John F. Kennedy's assassination was "the day the earth stood still" for the Catholic community, said one of the church's most beloved and outspoken cardinals, Timothy Dolan.
He made the remarks on his podcast, broadcast courtesy of the Catholic Channel on Sirius XM, speaking about the late president, who was a Catholic, and how his death affected the church.
And he said that even though some who weren't alive on that fateful day may wonder why the nation still stops to reflect and mourn, 50 years later, the sentiment to the Catholic Church is natural: Church members feel they lost their only president.
"You almost hesitate to say it because now, it almost seems a cliché," the cardinal said. "[But] it was an earth-changing experience, no doubt about it, I think for all of America."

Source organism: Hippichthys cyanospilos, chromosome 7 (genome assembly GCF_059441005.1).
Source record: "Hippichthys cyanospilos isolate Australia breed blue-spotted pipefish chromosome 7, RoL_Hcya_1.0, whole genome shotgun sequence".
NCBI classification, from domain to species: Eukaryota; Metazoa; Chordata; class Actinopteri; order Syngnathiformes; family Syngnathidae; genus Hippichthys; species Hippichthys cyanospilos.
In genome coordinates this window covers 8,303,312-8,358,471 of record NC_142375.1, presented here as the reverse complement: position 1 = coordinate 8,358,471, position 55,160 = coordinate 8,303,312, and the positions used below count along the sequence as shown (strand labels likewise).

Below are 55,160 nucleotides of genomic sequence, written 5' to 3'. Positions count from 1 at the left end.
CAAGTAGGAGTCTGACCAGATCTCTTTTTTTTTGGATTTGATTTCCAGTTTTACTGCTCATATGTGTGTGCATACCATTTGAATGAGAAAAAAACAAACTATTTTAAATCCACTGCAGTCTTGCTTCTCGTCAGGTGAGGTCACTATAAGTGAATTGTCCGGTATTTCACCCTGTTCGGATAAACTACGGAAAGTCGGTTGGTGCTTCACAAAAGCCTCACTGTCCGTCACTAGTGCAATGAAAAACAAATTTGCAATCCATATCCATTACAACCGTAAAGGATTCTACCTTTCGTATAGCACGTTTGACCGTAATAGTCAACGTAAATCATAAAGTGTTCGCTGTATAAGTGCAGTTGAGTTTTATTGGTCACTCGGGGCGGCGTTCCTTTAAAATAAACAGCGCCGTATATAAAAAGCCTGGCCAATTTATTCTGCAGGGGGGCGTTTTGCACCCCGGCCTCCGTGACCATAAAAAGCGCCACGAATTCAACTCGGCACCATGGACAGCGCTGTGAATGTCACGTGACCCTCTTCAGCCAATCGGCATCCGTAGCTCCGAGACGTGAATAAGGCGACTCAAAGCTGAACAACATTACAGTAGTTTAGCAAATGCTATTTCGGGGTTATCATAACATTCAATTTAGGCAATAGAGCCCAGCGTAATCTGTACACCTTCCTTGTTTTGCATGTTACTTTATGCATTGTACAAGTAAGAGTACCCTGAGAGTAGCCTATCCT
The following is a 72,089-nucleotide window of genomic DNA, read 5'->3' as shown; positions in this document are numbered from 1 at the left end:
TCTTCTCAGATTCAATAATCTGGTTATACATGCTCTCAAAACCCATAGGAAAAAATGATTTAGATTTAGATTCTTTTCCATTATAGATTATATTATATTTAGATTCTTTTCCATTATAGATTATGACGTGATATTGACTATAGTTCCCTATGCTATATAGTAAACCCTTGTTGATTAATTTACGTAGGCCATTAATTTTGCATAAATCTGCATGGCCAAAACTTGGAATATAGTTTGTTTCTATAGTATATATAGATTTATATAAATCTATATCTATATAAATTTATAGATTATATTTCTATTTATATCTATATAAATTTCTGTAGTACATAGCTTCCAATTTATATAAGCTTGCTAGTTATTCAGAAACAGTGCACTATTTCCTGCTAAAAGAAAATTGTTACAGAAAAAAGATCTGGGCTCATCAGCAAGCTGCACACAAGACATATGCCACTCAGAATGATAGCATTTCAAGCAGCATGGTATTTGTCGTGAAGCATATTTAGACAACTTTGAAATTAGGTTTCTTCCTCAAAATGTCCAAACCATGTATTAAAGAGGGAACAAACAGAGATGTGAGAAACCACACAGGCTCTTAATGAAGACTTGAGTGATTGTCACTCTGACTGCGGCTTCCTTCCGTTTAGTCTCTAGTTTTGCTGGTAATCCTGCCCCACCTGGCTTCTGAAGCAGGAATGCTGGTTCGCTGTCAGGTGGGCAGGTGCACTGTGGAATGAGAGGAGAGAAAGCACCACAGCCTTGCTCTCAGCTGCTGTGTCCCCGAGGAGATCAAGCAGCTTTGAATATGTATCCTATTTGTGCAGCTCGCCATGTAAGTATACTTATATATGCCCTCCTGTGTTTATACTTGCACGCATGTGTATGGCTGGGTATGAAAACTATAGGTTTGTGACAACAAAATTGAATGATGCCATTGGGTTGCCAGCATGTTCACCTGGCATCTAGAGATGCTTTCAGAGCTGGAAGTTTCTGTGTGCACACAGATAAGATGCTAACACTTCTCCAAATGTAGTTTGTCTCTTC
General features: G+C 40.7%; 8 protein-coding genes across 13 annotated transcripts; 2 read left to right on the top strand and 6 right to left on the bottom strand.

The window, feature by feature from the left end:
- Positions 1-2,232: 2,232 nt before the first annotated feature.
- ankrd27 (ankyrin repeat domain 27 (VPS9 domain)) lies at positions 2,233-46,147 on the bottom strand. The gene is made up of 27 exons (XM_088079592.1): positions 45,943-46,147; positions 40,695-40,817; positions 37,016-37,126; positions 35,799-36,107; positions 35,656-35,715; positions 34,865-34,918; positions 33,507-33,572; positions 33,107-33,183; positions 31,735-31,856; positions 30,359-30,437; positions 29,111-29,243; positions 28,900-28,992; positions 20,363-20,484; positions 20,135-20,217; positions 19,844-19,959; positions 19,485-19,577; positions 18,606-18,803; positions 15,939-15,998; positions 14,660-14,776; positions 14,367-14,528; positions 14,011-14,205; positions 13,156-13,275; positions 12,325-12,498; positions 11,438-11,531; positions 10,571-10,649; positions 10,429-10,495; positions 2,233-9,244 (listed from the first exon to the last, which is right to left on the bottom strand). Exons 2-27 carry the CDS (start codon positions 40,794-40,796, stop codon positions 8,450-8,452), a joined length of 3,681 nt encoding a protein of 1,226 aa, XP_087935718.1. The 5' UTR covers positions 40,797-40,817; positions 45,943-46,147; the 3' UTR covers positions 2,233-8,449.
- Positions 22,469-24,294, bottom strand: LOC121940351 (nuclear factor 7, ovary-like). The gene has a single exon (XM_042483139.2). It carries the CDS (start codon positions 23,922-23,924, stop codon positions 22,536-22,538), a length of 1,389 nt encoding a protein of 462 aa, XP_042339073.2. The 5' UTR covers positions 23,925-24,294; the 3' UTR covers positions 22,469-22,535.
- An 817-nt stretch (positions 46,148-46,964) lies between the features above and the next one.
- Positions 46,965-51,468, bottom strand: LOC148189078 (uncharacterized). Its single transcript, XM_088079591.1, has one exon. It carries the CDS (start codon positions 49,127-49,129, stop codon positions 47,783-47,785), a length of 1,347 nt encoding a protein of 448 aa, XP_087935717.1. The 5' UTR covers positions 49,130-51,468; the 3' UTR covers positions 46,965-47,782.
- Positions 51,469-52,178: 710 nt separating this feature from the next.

Cardinal Dolan said he was a boy of 13, in eighth grade, when he heard the news.
Back then, his school dismissed students to go home for lunch. But he said he stayed at the school to host a bake sale that day, along with many of his fellow classmates. They learned the news when lunch time ended and a seventh-grade girl came back from her home, after she ate: "All of a sudden, [she] came in crying ... saying the president had been shot," he said.
"We were all devastated and with that ... the whole school went to church," he remembered. And the rest of the afternoon, and through the weekend, was "seared into my memory," the cardinal said, on his podcast, referring to "the going home, the crying, the sobbing."
"It still chokes me up," he said. And for many in the Catholic Church, the decades may have passed, but the feeling is still intense.
"[JFK's election] was a moment of intense Catholic pride," he said, saying it was probably "analogous to the election of Obama" and the feelings experienced in black communities. "When [JFK] was shot, that was for a lot of us the day the earth stood still. ... It was a death in the family."
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